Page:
Another early lesson I learned from Sister Julianne was about obedience. She was given permission from the Superior of her former community, the Sisters of Saint Mary of Namur to help us in our beginnings. At that time, Sister Julianne was the Accountant of the counsel and her Superior was coming to the end of her term and consequently she could not give Sister Julianne permission to leave at that point. I was the only Oblate Sister of our newly founded community and Sister Julianne had to go back and forth from Texas to New Mexico. One day in frustration I blurted out again to her, “Don’t they know I need your help?” Sr Julianne answered, “Sister Benedicta, that’s what Obedience means.” – When Sister Julianne was finally able to come and join us, we had many adventures, moving to the monastery of Christ in the Desert, then to Gobernador, New Mexico. With these two moves Sister Julianne was growing older and it meant stepping down as Prioress, when she retired at age 75 in 2004. I stepped in as Prioress and Sister Julianne allowed me to take over which she did graciously with no complaints. Eventually, she had to give up driving, that was not easy for her, but she did it with grace. When it came my turn to give up driving, I learned from Sr Julianne how to do it with grace.â€ Another story is about unconditional love. Sister Kateri had been asked to take care of her favorite Lab dog, Ninja, while Sister Julianne had to run errands all day. Sister Julianne had instructed Sister Kateri to feed the dog, let her out of the room. Sister Kateri remembered when Sister Julianne drove up, which was late afternoon. Sister Kateri ran to Sister Julianne’s room knowing that the dog would bite her since she had forgotten all about the dog. Well, when Sister Kateri opened the door, Ninja was wagging her tail and licking Sister Kateri’s habit in supposedly, job. S. Kateri mentioned the story a few months later, and Sister Julianne said, “That’s a sample of unconditional love.”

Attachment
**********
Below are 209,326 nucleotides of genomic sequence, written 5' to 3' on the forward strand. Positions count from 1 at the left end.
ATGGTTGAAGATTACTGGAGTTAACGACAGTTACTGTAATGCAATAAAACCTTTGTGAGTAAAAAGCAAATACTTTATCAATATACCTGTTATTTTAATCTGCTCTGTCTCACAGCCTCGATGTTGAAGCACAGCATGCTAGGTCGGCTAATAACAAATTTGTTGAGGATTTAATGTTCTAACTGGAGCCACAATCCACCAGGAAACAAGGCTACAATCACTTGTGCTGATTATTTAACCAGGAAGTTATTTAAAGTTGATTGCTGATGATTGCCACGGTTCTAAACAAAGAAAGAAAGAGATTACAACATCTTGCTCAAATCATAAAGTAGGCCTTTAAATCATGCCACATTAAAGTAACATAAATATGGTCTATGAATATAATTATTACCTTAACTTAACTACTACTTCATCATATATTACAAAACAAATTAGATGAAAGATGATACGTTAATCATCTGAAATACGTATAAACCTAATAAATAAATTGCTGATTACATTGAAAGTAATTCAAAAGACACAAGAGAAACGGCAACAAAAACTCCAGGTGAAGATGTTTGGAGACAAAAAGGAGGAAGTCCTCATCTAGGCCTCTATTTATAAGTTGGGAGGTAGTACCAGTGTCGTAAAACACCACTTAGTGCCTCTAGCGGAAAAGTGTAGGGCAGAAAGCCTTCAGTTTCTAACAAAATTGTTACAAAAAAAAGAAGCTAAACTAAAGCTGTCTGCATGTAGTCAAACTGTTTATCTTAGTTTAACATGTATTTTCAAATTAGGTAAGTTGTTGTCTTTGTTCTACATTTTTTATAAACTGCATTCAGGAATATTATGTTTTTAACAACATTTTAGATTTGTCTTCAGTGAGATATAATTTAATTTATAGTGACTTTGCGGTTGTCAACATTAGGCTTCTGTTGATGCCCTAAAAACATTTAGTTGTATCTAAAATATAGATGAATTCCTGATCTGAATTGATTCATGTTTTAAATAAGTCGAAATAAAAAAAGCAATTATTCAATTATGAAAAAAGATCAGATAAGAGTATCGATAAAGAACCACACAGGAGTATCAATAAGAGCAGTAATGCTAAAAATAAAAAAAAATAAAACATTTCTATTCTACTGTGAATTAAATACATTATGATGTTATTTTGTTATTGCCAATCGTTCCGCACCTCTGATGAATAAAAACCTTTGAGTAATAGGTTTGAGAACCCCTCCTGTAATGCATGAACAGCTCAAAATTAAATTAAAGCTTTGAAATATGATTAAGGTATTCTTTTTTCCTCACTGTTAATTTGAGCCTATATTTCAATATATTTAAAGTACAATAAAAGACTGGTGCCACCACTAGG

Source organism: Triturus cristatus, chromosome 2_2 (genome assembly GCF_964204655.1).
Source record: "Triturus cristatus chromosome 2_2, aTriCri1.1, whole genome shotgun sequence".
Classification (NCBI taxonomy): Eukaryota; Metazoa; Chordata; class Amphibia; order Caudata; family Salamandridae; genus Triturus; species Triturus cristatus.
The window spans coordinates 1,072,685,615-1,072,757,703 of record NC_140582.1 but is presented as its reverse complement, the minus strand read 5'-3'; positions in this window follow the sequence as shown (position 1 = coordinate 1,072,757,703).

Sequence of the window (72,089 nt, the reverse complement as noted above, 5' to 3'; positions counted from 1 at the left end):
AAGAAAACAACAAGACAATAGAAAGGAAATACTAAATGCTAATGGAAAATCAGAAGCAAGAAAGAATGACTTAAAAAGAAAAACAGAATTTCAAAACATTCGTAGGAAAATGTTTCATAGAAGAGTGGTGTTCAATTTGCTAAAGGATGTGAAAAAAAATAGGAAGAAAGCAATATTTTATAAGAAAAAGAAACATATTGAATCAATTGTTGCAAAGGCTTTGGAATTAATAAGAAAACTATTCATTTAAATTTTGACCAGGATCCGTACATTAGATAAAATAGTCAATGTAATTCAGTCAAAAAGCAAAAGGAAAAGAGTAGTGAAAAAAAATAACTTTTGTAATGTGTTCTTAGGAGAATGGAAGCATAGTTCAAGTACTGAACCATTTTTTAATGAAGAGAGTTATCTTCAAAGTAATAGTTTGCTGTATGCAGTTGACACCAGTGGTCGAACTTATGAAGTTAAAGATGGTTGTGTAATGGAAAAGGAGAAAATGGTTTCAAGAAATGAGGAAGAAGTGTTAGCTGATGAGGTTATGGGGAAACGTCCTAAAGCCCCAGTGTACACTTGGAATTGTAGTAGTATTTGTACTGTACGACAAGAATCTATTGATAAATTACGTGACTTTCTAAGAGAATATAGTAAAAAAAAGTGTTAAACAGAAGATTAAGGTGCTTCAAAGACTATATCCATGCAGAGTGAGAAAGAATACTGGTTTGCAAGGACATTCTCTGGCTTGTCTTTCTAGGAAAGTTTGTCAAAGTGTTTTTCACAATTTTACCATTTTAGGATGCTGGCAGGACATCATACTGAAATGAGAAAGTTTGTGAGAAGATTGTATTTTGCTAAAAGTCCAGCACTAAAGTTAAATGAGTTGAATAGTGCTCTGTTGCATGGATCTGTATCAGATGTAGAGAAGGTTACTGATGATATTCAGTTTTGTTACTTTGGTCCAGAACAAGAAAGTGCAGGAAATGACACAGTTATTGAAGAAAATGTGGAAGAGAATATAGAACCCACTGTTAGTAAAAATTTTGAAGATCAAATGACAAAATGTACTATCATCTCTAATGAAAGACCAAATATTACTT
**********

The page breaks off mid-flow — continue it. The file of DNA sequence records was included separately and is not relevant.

Of course, everyone knew Sister Julianne was a gourmet cook/chef and baker, but never a dishwasher exclaimed Marissa. Sister Julianne would ask Marissa to assist S. Julianne with the preparations, especially when she would bake 25 different pies for Thanksgiving Day and for Easter. Sister Julianne was known to use every mixing bowl and baking pan from the kitchen. You can imagine the dishwashing sink! The greatest consolation was that everyone enjoyed her exquisite and delicious pies and cakes. – There are so many stories to share, but these few show how Sister Julianne taught us life giving values. We love you dearly Sister Julianne and thank you with all our hearts for all you have given us.